The judgment can be accessed here.
The regime that governs the sharing between Britain and the US of electronic communications intercepted in bulk was unlawful until last year, a secretive UK tribunal has ruled.
The Investigatory Powers Tribunal (IPT) declared on Friday that regulations covering access by Britain’s GCHQ to emails and phone records intercepted by the US National Security Agency (NSA) breached human rights law.
THE law, you might think, is quite clear. The Outer Space Treaty, signed in 1967 by America, among others, says that the Moon “is not subject to national appropriation”. But, as any creative lawyer will tell you, the fees are in the loopholes. And a loophole is what Bigelow Aerospace’s lawyers believe they have found. Appropriation and ownership are not the same as exploitation. No one, for example, owns the oceans, but many exploit them.
In the United Kingdom, Parliament voted in favour of allowing the use of in vitro fertilization technique using DNA from three people. England becomes the first country in the world to allow this. While this technique could arguably prevent certain mitochondrial diseases, it also raises significant ethical issues and as such this law is fiercely opposed by Catholic and Anglican church leaders.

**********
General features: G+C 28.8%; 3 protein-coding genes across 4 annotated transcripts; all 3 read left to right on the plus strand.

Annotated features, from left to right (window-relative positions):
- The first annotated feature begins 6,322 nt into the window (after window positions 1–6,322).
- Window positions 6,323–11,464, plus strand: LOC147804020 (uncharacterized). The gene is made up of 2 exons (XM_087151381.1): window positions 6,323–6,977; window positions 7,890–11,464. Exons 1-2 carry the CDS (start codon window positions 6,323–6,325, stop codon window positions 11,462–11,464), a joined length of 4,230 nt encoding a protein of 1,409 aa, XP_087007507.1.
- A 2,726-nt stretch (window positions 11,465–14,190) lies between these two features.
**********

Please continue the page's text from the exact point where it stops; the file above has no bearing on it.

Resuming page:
Argentine prosecutor Alberto Nisman, was found dead after he drafted an indictment seeking the arrest of President Cristina Fernandez de Kirchner. The prosecutor accused Fernandez of covering up Iran’s role in the 1994 terrorist attack in Buenos Aires. (find link)
Former International Monetary Fund(IMF) Chief Dominique Strauss – Kahn went on trial last Monday to face charges of aggravated pimping and involvement in a prostitution ring operating out of luxury hotels. He faces up to 10 years in prison and a $1.7 million(US) fine.